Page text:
Pursuant to the SVPA, an involuntary civil commitment can follow an offender's service of a sentence, or other criminal disposition, when he or she "suffers from a mental abnormality or personality disorder that makes the person likely to engage in acts of sexual violence if not confined in a secure facility for control, care and treatment." N.J.S.A. 30:4-27.26. As the statute makes clear, a mental abnormality is "a mental condition that affects a person's emotional, cognitive or volitional capacity in a manner that predisposes that person to commit acts of sexual violence." Ibid. Such a mental abnormality or personality disorder "must affect an individual's ability to control his or her sexually harmful conduct." In re Commitment of W.Z., 173 N.J. 109, 127 (2002). It is not necessary for the State to prove the individual's total lack of control. Id. at 126-27. Rather, a showing of an impaired ability to control sexually dangerous behavior will suffice to prove a mental abnormality. Id. at 126.
The statute further requires the State to establish a threat to the health and safety of others because of the likelihood of his or her engaging in sexually violent acts . . . by demonstrating that the individual has serious difficulty in controlling sexually harmful behavior such that it is highly likely that he or she will not control his or her sexually violent behavior and will reoffend.
The court must address the individual's "present serious difficulty with control over dangerous sexual behavior." Id. at 132-33. In that vein, the State must establish, by clear and convincing evidence, that it is highly likely that the individual will reoffend. Id. at 132. See also In re Civil Commitment of J.H.M., 367 N.J. Super. 599, 608 (App. Div. 2003), certif. denied, 179 N.J. 312 (2004); N.J.S.A. 30:4-27.32. Our appellate review of judgments of civil commitment is exceedingly narrow in scope. We "only reverse a commitment for an abuse of discretion or lack of evidence to support it." In re Civil Commitment of T.J.N., 390 N.J. Super. 218, 225 (App. Div. 2007). See also In re Civil Commitment of V.A., 357 N.J. Super. 55, 63 (App. Div.), certif. denied, 177 N.J. 490 (2003).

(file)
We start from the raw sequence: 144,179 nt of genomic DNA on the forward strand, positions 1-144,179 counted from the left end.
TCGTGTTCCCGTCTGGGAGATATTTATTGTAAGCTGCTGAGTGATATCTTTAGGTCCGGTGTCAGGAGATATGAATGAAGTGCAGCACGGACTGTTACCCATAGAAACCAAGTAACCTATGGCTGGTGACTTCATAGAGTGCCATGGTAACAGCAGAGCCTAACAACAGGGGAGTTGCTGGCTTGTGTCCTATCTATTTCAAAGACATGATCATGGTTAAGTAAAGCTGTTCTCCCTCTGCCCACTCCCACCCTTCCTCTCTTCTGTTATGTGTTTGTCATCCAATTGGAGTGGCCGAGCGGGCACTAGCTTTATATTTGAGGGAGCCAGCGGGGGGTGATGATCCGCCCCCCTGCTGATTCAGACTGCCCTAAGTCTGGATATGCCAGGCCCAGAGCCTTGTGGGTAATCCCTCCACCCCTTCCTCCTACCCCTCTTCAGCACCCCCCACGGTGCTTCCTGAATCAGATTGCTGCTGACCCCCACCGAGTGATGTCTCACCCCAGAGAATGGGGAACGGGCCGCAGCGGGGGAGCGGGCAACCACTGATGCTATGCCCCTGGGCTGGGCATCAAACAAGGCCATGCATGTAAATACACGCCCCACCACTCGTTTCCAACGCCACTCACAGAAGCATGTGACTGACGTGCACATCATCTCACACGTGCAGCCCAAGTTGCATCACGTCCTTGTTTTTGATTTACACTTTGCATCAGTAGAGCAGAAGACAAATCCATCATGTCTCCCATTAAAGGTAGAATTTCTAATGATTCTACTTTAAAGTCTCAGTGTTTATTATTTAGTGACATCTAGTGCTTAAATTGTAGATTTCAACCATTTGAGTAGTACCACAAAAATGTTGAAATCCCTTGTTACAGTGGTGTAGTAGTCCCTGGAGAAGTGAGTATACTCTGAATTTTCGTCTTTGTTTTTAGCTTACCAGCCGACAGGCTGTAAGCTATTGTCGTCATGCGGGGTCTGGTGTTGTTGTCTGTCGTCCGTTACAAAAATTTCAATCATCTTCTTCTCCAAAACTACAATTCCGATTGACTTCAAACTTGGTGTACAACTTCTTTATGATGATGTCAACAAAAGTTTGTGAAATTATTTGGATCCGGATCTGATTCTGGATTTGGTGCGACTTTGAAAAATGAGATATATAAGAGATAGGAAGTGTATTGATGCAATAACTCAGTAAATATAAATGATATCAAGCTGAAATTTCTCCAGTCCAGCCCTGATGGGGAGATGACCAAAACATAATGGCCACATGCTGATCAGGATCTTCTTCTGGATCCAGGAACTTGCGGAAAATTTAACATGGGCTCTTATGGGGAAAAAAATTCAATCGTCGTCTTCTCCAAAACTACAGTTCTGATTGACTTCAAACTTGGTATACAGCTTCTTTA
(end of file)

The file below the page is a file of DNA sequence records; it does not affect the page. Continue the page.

We have also recognized that "committing judges under the SVPA are specialists in the area, and [that] we must give their expertise in the subject special deference." T.J.N., supra, 390 N.J. Super. at 226. A reviewing court should give the "utmost deference" to the judge's determination of the appropriate balancing of societal interests and individual liberty. In re J.P., 339 N.J. Super. 443, 459 (App. Div. 2001) (citing State v. Fields, 77 N.J. 282, 311 (1978)). Such a determination will be subject to modification "only where the record reveals a clear abuse of discretion." J.P., supra, 339 N.J. Super. at 459. "The appropriate inquiry is to canvass the . . . expert testimony in the record and determine whether the lower courts' findings were clearly erroneous." In re D.C., 146 N.J. 31, 58- 59 (1996).
Here, the State presented at the commitment hearing expert testimony from two mental health professionals who had reviewed M.N.'s past history and present condition: Dr. Michael McAllister, a psychiatrist, and Dr. Brian Friedman, a psychologist. M.N. stipulated, through his counsel, to the qualifications of both Dr. McAllister and Dr. Friedman to testify as expert witnesses. M.N. did not present any competing expert testimony. Nor did he testify on his own behalf. Dr. McAllister reviewed M.N.'s offense history and his treatment records. He also attempted twice to interview M.N., who was uncooperative. Based upon his review, Dr. McAllister diagnosed M.N. with antisocial personality disorder, and also with sexual sadism, or, alternatively, paraphilia NOS (Not Otherwise Specified). He further concluded that M.N. is prone to abuse alcohol, marijuana and cocaine, but was in institutional remission. In support of these diagnoses, Dr. McAllister offered the following specific pertinent findings:
Q: What is your diagnosis of [M.N.]?
A: [M.N.] has a sexual perversion. A DSM is used to describe this, and the word that they use for perversion is a paraphilia. Because of the -- [M.N.'s] admissions of fantasies of rape, the excessive force used in his offenses, the threats involved, I ...